Cheryl says I should write a book

I suppose by now, I should expect it. The completely unexpected, that is.

I was caravanning to the Whidbey Island One Day Event with Tracy and her daughter, we were planning on leaving Stoneybrook at 12:30 — and since we were on the road by 1:00, that I was counting as a huge victory. Kip loaded relatively easily, it just took a couple of circles, and Bodie standing at the front of the trailer, his head visible through the window, for Kip to step on to the trailer.

I had Kip’s shipping boots on, because he has been known to step sideways and pull a shoe off while trailering.

Traffic was not bad, and we made good time, even through Everett, where it can get pretty sticky.  We turned onto Highway 20 and made it over Deception Pass, a bit nerve-wracking pulling a trailer. Not only are those bridges high, they are really narrow; and it is a tourist spot, so people are everywhere. But we were fine. As we drove along 20, a hawk dived toward Tracy’s truck, narrowly missing it — it was freaky, I can’t imagine what that bird thought it saw.

Driving through Oak Harbor, where Highway 20 makes a turn to the west, I felt a big lurch. It was odd, because the road seemed smooth there, and I hadn’t noticed a big dip or anything. But in town, in traffic, sometimes you can’t see the road as much as you’d like. All seemed quiet now, and we would be there in 10 minutes, at the outside.

We pulled in, and quickly scoped out which corrals we wanted, and went to unload the horses. I opened the door and immediately saw Kip had hurt his leg, there was blood on the shavings.  His left hind shipping boot was laying on the floor of the trailer, and I could see lacerations on his leg. His sock was red.

In retrospect, what I think happened, is that when we took the turn in Oak Harbor, he stepped sideways to steady himself, caught the edge of the shipping boot, pulling it partway off.  Then in trying to get it the rest of the way off, Kip kicked out, which made it flap, and suddenly become terrifying, and so had to be escaped from NOW, he kicked hard, and it came off. But I think in kicking it off, he wedged his hind leg in the angle made between the divider and the trailer wall, and the pressure of it opened up his leg.

banged upBut I figured all that out later. After unloading, I put him in a corral, and got my first aid supplies out of the trailer, and Tracy went to the bulletin board and found the number for a local Vet. I really owe Tracey, she was so much help in this crappy situation. Anyhow, we cold-hosed the leg, and I could take a look at it finally, and could see a couple of the cuts were to the bone. It doesn’t take much to get there on a horse’s leg, they are just skin, ligaments, and bone. But I knew we’d need stitches. The cuts were all very fresh and bleeding, so it had just happened — which is what leads me to believe it happened in Oak Harbor.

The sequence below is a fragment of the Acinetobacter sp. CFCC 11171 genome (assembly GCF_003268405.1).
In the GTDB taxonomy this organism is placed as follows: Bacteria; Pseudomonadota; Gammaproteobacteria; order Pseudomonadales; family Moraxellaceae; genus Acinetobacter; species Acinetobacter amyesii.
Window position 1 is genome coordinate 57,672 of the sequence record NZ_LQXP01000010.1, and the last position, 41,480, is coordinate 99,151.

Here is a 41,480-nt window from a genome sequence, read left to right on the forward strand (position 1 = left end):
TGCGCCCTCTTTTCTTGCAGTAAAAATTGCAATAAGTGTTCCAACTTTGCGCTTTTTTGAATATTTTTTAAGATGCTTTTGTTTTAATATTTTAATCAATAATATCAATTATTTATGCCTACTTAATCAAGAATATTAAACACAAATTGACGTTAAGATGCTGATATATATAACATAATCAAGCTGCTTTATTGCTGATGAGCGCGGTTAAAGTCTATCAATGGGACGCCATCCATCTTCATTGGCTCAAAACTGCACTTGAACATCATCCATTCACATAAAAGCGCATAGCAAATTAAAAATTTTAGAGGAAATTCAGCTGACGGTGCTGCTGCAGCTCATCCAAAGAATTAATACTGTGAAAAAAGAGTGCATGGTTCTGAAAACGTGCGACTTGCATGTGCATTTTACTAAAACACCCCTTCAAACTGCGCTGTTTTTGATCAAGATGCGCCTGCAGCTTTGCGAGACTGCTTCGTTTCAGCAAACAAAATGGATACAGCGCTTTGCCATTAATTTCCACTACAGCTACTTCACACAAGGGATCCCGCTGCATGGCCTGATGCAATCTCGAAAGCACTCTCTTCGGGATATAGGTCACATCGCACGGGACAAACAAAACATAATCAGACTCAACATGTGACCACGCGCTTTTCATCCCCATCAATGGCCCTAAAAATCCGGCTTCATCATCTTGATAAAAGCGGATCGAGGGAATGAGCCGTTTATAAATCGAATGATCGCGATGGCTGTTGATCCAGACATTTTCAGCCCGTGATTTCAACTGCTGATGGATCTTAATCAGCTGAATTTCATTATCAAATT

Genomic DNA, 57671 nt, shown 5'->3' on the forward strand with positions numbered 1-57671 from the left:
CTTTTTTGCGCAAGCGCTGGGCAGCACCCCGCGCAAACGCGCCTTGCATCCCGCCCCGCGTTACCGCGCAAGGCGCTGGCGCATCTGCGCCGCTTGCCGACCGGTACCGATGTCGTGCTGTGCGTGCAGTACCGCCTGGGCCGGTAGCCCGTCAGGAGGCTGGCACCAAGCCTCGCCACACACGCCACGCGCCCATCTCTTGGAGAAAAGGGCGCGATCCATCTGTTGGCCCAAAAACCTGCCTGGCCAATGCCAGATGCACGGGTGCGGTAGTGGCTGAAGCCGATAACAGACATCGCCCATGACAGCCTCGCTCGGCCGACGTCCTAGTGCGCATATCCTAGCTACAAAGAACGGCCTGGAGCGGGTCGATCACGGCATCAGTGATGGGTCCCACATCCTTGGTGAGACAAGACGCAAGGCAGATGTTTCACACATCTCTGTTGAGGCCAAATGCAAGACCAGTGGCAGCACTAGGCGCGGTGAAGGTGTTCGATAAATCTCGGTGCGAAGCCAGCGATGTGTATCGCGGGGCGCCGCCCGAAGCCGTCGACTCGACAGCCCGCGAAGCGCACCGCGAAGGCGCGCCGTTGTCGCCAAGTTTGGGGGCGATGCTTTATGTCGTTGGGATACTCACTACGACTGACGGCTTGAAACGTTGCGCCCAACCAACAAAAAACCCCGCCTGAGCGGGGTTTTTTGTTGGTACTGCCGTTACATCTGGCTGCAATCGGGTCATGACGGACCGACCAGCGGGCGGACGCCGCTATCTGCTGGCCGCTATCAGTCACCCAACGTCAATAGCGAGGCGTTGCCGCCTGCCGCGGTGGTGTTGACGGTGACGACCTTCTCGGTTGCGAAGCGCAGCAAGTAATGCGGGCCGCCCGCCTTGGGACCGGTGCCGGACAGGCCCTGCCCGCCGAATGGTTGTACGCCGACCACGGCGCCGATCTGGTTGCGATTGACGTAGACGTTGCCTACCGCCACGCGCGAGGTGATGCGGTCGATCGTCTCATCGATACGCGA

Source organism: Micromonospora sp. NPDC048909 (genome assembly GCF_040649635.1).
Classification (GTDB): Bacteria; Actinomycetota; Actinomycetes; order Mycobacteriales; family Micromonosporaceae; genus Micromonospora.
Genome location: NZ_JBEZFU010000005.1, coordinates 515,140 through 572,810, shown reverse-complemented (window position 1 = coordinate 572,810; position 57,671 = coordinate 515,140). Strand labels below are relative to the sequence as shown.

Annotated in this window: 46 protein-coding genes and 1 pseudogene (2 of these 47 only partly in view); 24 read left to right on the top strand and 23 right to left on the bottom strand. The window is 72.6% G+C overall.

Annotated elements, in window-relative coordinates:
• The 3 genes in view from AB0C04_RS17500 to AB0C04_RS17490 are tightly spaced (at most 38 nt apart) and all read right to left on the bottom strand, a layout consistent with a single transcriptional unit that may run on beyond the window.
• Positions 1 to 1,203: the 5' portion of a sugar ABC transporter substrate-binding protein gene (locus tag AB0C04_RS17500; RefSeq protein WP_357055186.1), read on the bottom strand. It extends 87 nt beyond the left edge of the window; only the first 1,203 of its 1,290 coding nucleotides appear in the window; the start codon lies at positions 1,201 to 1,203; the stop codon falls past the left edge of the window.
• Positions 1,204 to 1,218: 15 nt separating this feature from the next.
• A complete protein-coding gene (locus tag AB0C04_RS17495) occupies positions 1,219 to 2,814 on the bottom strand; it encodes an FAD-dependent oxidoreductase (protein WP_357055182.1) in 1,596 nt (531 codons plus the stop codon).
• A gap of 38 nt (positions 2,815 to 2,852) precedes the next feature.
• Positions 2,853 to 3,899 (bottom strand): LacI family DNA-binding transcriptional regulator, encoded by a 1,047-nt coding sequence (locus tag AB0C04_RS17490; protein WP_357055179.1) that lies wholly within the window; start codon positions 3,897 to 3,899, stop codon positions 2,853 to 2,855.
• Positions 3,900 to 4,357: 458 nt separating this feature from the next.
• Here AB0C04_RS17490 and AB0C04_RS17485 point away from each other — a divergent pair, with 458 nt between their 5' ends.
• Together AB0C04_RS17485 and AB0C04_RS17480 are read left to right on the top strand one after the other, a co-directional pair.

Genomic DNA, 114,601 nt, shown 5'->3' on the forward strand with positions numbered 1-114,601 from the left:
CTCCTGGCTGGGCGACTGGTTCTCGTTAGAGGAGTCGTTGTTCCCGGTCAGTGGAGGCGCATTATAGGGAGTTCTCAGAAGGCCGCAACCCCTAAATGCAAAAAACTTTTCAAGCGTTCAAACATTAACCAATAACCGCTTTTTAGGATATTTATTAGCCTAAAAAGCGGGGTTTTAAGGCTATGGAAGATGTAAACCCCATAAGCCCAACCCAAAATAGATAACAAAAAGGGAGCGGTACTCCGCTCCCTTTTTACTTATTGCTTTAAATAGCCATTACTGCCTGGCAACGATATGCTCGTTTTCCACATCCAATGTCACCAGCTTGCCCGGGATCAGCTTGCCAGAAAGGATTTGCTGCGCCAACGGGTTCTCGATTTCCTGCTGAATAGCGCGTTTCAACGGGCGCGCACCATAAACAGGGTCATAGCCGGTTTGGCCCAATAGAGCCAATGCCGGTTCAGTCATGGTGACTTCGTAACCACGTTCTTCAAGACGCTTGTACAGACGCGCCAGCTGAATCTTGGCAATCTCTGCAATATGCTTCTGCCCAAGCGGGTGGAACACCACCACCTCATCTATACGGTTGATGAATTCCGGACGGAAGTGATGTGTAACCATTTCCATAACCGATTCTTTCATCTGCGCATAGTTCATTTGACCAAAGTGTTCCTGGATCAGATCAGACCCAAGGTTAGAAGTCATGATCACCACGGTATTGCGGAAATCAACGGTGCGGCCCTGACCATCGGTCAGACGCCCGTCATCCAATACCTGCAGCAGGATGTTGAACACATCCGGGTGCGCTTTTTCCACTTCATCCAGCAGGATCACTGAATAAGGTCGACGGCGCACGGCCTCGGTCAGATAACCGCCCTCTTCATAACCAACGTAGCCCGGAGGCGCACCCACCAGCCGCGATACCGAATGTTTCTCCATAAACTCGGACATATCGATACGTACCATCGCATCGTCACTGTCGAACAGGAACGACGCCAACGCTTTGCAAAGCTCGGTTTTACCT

drugged upThe Vet arrived very quickly – it turns out she just happened to be driving by and Tracy saw her and told her about Kip – she never got my phone call, because it was the end of the day, and her phone was dead. But Tracy flagged her down, and directed her to our corral.   She sedated Kip, and cleaned up the wounds. Five stitches and twenty staples. He will need to be on antibiotics for seven days, and can have his stitches and staples removed at fourteen to twenty days.

I stayed overnight, because you can’t trailer them after being sedated like that. He was a pretty good boy, and did not demolish his corral, like last time. So that was a victory.

He stepped right on the trailer in the morning, although he stared banging and carrying on the moment he was loaded. We need to work on being a little more relaxed about trailering. (sigh. This situation will make that harder, I fear.)  And I need to do standing wraps and bell boots instead of shipping boots. It is always something. Anyway, we drove home with no incidents.

He does not seem to be lame. The vet said I could ride on Sunday — that is today, so we will see.

I had been looking forward to this weekend for quite some time, and I am so disappointed. I don’t believe there is anything I could have done, short of having a crystal ball, to keep this from happening.  You know why I think it happened? I did not do my Lucky Manicure.


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One Response to Cheryl says I should write a book

  1. Julia Hunt says:

    That is terrifying. You open the trailer door, and see blood. I hope he heals quickly.

    We once had a pony who refused to load. So my dad & the farrier made him. It ended badly.

    So I feel for you & Kip. You are so good to him, doing all those things to protect him. Wholda thunk the boots would come off like that? Maybe you need to wedge him in place with 50 king-size down pillows!